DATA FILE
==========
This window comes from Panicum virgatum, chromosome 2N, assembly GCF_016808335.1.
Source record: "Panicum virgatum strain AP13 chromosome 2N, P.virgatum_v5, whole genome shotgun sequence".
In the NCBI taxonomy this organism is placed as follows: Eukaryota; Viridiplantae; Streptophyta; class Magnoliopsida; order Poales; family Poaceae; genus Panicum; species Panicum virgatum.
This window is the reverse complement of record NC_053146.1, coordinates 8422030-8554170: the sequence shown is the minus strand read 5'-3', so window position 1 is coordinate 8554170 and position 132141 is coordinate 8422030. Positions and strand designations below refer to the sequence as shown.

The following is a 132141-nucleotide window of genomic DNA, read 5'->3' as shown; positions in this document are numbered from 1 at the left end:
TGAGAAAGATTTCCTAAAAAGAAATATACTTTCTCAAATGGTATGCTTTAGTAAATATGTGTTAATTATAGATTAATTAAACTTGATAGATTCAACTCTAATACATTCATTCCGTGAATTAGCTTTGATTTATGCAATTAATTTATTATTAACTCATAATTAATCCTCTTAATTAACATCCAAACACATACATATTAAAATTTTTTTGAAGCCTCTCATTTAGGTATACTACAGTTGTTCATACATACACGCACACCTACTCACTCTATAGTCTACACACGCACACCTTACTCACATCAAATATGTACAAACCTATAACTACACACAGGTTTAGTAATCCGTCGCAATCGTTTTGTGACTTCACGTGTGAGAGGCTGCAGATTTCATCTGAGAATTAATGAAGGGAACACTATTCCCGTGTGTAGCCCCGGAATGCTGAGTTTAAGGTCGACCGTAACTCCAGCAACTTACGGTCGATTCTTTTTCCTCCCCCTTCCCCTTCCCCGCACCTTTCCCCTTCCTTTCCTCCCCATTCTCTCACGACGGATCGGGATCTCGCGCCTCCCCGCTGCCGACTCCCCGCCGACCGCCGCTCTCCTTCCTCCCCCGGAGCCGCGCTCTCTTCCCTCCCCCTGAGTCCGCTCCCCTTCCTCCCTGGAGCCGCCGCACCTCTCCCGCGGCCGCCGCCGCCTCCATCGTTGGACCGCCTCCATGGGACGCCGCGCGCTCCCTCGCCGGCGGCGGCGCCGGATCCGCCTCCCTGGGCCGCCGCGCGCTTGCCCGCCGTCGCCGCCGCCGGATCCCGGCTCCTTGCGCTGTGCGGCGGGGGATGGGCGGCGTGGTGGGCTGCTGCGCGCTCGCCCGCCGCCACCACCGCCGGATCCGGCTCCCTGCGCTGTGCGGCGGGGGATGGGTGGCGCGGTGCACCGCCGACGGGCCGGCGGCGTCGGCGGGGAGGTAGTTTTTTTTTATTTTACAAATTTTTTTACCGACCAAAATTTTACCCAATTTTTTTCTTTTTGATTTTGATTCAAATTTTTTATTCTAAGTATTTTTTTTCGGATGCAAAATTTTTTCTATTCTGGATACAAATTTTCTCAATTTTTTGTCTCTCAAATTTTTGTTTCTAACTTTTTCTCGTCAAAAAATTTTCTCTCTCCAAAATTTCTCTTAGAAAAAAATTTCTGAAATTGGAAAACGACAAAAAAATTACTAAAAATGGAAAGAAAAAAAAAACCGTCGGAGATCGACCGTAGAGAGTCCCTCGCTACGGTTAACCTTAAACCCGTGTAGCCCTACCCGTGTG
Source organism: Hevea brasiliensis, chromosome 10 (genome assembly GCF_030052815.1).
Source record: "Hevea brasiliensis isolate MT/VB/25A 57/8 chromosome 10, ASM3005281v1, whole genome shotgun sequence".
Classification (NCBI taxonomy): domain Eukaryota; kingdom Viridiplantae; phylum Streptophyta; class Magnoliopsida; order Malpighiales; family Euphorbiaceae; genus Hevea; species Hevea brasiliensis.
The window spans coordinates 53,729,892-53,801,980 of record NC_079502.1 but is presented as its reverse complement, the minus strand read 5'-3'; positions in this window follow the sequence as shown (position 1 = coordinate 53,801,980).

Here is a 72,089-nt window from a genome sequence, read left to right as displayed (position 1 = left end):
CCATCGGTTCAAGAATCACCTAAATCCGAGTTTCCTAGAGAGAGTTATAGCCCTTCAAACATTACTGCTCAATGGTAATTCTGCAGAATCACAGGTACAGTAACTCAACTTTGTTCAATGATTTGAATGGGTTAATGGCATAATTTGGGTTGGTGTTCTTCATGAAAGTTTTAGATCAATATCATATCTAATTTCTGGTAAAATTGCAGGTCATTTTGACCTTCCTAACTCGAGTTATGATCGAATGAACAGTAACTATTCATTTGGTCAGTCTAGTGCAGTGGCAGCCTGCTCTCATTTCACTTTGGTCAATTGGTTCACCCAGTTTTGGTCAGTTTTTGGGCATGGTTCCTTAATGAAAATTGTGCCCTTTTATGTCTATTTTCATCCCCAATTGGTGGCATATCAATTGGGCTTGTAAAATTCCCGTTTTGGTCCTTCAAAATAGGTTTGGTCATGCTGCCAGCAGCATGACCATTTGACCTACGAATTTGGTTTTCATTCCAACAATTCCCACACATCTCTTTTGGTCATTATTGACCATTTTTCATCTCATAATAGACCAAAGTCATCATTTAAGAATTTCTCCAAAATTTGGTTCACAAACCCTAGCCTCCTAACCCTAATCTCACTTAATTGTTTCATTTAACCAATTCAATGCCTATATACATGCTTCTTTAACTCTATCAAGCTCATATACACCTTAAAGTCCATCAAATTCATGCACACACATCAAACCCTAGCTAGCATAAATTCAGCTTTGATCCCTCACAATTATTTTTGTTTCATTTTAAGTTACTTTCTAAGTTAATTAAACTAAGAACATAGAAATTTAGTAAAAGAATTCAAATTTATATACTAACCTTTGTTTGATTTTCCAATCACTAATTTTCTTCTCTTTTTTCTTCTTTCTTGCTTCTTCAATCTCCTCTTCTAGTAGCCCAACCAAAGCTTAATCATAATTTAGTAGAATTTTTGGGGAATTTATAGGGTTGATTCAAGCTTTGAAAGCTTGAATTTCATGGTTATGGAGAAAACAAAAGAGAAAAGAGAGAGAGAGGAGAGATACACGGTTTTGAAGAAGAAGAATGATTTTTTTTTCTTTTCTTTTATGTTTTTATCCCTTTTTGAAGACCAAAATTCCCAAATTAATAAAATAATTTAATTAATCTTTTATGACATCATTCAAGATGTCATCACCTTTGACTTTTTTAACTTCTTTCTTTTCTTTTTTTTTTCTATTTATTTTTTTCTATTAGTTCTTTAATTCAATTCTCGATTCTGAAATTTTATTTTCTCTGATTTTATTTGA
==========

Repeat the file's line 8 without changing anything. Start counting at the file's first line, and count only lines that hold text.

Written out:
Source record: "Hevea brasiliensis isolate MT/VB/25A 57/8 chromosome 10, ASM3005281v1, whole genome shotgun sequence".